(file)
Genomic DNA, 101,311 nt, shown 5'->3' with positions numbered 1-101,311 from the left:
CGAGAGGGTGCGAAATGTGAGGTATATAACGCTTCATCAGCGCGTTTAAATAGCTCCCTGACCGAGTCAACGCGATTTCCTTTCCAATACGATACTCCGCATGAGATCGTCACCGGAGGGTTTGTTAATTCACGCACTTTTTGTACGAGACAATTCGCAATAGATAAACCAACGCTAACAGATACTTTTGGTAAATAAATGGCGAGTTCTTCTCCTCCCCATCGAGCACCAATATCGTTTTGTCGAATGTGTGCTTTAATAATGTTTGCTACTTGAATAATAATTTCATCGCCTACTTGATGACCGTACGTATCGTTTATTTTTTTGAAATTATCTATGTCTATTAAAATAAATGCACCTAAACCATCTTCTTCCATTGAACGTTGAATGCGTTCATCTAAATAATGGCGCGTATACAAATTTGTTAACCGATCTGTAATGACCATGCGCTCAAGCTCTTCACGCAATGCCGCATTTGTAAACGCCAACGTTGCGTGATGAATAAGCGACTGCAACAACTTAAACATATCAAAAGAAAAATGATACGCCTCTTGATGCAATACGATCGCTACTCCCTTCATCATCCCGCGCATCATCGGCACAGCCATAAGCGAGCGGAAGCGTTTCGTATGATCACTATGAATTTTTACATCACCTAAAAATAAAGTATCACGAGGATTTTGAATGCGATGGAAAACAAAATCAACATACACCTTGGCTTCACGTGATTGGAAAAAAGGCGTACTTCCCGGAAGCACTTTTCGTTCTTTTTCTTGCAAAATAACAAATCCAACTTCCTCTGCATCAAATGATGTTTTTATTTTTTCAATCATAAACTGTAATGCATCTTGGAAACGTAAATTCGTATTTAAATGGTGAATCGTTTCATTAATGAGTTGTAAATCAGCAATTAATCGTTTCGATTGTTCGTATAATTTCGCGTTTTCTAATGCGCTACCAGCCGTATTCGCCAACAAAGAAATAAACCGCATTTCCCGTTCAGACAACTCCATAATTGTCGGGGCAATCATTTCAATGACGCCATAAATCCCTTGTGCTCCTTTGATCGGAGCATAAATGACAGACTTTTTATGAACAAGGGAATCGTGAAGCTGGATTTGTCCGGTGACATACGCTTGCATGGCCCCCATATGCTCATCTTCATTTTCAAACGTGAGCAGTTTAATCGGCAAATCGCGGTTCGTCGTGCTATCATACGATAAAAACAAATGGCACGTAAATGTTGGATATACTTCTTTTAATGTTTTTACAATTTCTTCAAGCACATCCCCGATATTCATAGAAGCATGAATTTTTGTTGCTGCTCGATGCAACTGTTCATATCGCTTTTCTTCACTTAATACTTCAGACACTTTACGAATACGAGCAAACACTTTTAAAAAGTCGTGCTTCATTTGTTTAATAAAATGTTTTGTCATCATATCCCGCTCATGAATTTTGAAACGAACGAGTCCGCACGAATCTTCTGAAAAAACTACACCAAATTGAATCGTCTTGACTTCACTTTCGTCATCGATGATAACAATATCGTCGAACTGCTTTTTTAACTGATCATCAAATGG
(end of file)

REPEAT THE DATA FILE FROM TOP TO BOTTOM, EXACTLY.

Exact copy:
Genomic DNA, 101,311 nt, shown 5'->3' with positions numbered 1-101,311 from the left:
CGAGAGGGTGCGAAATGTGAGGTATATAACGCTTCATCAGCGCGTTTAAATAGCTCCCTGACCGAGTCAACGCGATTTCCTTTCCAATACGATACTCCGCATGAGATCGTCACCGGAGGGTTTGTTAATTCACGCACTTTTTGTACGAGACAATTCGCAATAGATAAACCAACGCTAACAGATACTTTTGGTAAATAAATGGCGAGTTCTTCTCCTCCCCATCGAGCACCAATATCGTTTTGTCGAATGTGTGCTTTAATAATGTTTGCTACTTGAATAATAATTTCATCGCCTACTTGATGACCGTACGTATCGTTTATTTTTTTGAAATTATCTATGTCTATTAAAATAAATGCACCTAAACCATCTTCTTCCATTGAACGTTGAATGCGTTCATCTAAATAATGGCGCGTATACAAATTTGTTAACCGATCTGTAATGACCATGCGCTCAAGCTCTTCACGCAATGCCGCATTTGTAAACGCCAACGTTGCGTGATGAATAAGCGACTGCAACAACTTAAACATATCAAAAGAAAAATGATACGCCTCTTGATGCAATACGATCGCTACTCCCTTCATCATCCCGCGCATCATCGGCACAGCCATAAGCGAGCGGAAGCGTTTCGTATGATCACTATGAATTTTTACATCACCTAAAAATAAAGTATCACGAGGATTTTGAATGCGATGGAAAACAAAATCAACATACACCTTGGCTTCACGTGATTGGAAAAAAGGCGTACTTCCCGGAAGCACTTTTCGTTCTTTTTCTTGCAAAATAACAAATCCAACTTCCTCTGCATCAAATGATGTTTTTATTTTTTCAATCATAAACTGTAATGCATCTTGGAAACGTAAATTCGTATTTAAATGGTGAATCGTTTCATTAATGAGTTGTAAATCAGCAATTAATCGTTTCGATTGTTCGTATAATTTCGCGTTTTCTAATGCGCTACCAGCCGTATTCGCCAACAAAGAAATAAACCGCATTTCCCGTTCAGACAACTCCATAATTGTCGGGGCAATCATTTCAATGACGCCATAAATCCCTTGTGCTCCTTTGATCGGAGCATAAATGACAGACTTTTTATGAACAAGGGAATCGTGAAGCTGGATTTGTCCGGTGACATACGCTTGCATGGCCCCCATATGCTCATCTTCATTTTCAAACGTGAGCAGTTTAATCGGCAAATCGCGGTTCGTCGTGCTATCATACGATAAAAACAAATGGCACGTAAATGTTGGATATACTTCTTTTAATGTTTTTACAATTTCTTCAAGCACATCCCCGATATTCATAGAAGCATGAATTTTTGTTGCTGCTCGATGCAACTGTTCATATCGCTTTTCTTCACTTAATACTTCAGACACTTTACGAATACGAGCAAACACTTTTAAAAAGTCGTGCTTCATTTGTTTAATAAAATGTTTTGTCATCATATCCCGCTCATGAATTTTGAAACGAACGAGTCCGCACGAATCTTCTGAAAAAACTACACCAAATTGAATCGTCTTGACTTCACTTTCGTCATCGATGATAACAATATCGTCGAACTGCTTTTTTAACTGATCATCAAATGG